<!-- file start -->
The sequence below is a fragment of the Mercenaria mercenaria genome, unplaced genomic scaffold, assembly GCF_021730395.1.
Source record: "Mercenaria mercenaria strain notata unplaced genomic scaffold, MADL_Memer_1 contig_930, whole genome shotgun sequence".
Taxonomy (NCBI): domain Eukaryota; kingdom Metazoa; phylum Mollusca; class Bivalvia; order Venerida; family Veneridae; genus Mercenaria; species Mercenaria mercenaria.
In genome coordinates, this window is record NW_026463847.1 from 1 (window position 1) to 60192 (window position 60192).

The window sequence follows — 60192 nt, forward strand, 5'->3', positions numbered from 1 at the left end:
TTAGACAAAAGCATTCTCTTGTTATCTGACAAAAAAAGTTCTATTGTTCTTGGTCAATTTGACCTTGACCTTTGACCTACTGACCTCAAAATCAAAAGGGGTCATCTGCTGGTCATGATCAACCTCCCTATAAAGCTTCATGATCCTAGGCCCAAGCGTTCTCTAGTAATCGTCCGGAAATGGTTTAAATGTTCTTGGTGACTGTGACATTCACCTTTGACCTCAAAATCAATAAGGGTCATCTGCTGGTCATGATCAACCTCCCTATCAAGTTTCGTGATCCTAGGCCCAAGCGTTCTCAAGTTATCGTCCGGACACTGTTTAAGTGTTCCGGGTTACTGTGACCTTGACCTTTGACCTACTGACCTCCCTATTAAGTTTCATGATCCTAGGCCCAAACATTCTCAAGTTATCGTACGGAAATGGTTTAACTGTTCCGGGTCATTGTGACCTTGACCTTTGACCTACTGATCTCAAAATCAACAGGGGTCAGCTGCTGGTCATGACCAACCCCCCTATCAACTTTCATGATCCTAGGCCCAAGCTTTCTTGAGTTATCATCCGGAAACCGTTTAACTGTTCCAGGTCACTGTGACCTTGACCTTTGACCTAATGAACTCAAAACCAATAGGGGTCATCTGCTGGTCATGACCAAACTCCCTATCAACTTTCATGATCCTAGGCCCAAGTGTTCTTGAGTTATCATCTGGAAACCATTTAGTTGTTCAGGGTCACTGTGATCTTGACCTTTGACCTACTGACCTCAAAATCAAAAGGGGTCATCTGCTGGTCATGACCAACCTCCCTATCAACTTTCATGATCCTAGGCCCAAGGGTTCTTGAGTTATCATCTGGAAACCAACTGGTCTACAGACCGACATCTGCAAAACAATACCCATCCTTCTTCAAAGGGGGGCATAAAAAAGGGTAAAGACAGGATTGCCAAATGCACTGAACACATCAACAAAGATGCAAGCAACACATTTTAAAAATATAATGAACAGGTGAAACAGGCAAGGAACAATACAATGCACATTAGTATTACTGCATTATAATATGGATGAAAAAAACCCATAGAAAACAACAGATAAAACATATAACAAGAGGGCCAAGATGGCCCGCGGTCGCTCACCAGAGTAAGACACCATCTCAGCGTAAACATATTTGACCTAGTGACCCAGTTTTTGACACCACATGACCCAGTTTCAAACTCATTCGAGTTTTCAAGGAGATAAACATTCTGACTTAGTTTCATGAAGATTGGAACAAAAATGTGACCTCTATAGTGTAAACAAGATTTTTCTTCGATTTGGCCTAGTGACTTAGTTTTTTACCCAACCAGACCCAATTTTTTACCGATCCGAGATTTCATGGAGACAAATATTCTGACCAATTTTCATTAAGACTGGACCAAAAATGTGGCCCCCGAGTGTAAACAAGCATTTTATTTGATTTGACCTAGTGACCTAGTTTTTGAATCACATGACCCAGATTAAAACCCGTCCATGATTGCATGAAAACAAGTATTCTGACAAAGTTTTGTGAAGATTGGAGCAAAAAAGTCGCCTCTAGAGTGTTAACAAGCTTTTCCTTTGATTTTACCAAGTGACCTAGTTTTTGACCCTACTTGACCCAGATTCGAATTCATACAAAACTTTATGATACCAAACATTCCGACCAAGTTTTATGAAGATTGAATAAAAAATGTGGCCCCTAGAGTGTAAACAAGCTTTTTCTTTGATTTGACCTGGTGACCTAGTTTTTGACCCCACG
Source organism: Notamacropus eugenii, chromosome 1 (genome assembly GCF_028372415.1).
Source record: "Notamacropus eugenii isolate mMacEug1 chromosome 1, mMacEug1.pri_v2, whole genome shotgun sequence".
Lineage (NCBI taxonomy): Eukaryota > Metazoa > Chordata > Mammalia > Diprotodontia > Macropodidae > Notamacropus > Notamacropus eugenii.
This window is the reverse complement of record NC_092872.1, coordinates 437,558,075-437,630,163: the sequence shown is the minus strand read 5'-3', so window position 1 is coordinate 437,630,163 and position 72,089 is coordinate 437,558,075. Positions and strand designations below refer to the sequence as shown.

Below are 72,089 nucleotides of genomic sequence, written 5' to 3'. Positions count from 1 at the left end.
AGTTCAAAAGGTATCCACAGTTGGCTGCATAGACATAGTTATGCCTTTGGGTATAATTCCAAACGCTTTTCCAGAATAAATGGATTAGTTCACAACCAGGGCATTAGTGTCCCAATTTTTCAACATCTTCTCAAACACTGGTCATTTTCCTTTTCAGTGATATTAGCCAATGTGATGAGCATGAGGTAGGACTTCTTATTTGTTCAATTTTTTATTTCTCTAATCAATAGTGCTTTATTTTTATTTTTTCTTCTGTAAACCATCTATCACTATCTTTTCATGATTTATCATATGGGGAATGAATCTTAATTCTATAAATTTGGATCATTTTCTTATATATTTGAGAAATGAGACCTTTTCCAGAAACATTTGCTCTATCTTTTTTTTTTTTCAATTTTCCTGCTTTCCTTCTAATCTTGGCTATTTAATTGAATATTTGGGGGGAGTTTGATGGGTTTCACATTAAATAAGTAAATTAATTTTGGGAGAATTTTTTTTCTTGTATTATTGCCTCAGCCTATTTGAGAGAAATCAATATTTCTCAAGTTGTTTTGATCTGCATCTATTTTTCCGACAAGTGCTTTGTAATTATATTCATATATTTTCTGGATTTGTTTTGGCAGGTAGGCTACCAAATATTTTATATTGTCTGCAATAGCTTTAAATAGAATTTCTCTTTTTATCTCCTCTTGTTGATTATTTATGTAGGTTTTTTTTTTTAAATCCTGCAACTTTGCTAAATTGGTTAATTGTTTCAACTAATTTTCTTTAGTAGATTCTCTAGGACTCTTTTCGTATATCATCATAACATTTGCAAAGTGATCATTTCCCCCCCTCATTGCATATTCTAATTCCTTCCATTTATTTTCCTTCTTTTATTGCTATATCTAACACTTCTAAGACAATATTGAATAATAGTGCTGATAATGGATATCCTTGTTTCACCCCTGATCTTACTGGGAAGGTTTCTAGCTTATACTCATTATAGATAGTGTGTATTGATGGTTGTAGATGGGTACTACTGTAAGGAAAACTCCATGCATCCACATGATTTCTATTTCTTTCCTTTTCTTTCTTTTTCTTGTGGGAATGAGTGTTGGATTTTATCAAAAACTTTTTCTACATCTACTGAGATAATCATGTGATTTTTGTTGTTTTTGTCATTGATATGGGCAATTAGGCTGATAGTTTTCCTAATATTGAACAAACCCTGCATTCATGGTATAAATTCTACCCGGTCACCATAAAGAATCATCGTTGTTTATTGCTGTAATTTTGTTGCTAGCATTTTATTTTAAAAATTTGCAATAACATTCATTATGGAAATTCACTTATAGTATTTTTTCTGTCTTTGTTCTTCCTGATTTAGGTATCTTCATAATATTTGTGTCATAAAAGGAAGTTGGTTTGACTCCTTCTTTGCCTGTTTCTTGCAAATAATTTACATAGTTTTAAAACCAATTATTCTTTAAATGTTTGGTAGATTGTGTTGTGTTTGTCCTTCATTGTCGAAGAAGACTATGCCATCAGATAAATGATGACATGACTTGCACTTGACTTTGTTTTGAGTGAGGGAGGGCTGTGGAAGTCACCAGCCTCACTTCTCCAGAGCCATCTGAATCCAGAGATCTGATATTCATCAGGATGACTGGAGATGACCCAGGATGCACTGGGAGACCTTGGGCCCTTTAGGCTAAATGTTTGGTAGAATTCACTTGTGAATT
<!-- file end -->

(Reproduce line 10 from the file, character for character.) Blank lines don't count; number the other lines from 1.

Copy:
This window is the reverse complement of record NC_092872.1, coordinates 437,558,075-437,630,163: the sequence shown is the minus strand read 5'-3', so window position 1 is coordinate 437,630,163 and position 72,089 is coordinate 437,558,075. Positions and strand designations below refer to the sequence as shown.